is not the saddest of angels, there are times, though, when it does abandon all hope—
the misplaced letter, the child who follows the wrong pair of pants in the holiday crowd, the watch lost on the lawn, taken off to play football or Frisbee.
It knows where each and every lost thing is but it does not speak these places. Instead it keeps them close to its heart, it worries over them until found.
There are times, like when an ailing grandmother wraps her opals and diamonds in toilet paper taken from a McDonald’s restroom and in her dementia she cannot remember if the bundle was left on the tray or placed in her baggage, when the angel knows but cannot reach through the haze to nudge the faulty memory.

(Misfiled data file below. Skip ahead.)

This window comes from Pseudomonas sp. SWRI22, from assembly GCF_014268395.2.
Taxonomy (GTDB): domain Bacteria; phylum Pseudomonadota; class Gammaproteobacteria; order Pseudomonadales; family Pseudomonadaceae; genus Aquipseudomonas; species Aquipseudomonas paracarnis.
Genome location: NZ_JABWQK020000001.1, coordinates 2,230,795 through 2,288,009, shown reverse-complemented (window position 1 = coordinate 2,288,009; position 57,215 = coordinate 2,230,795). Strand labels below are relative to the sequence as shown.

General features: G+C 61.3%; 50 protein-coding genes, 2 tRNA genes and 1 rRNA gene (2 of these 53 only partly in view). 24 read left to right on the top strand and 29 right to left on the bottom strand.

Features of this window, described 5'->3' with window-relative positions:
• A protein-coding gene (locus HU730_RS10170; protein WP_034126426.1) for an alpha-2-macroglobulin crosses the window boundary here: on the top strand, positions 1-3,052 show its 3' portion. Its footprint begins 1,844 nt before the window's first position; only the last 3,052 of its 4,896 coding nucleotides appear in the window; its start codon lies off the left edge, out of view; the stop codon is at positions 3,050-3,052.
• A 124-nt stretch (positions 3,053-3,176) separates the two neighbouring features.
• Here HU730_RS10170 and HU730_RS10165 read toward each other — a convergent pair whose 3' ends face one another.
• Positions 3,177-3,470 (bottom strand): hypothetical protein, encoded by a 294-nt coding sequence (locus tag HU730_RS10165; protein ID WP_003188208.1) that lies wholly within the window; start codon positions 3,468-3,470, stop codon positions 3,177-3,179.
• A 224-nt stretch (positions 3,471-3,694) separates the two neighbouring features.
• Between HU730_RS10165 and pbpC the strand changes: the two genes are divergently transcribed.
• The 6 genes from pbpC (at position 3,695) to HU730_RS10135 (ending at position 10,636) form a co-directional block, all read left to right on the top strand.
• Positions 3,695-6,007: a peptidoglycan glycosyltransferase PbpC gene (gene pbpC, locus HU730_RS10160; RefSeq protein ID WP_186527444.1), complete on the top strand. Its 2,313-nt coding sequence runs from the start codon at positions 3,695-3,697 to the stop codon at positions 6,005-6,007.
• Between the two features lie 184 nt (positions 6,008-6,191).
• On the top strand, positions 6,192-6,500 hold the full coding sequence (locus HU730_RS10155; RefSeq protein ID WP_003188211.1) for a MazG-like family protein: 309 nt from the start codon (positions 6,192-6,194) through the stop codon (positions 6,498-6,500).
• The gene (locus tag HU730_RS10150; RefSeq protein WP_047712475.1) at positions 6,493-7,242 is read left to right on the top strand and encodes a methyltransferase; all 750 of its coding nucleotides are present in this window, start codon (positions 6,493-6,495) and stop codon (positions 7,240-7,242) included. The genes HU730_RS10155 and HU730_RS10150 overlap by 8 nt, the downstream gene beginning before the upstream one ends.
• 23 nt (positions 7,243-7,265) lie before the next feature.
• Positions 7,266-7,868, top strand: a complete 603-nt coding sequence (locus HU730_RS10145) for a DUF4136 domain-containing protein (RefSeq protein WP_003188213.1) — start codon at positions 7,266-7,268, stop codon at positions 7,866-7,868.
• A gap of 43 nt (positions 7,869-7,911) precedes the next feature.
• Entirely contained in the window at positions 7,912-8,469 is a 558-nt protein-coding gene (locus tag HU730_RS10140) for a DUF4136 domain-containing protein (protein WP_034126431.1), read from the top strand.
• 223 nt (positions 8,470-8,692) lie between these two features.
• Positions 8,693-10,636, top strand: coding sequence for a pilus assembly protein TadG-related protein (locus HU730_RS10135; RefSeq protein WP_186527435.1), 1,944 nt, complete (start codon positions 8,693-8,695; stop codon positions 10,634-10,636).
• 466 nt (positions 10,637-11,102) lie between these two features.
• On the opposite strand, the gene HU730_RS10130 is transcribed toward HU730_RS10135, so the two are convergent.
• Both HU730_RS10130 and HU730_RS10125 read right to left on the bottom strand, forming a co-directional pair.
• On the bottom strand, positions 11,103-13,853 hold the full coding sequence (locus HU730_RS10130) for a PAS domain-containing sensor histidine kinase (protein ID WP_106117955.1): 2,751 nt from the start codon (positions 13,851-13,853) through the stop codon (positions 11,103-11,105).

It understands its sacred duty. That all things lost should be watched over, that nothing—even the books and photos lost to fire, to mold, the stuffed bears left in leaf piles and taken to landfills—are beyond being found, recovered.
But there are times when the levee breaks, the rivers rise and the mud and silt of five generations, all the pain displaced throughout centuries, covers everything with loss.
Times when it would rather be the angel of found things, the angel that gathers unto itself minds and causes and children and hearts and heirlooms, the angel that mends and heals and rejoices, that leads the congregation down the dusty road, singing and dancing before the altar found.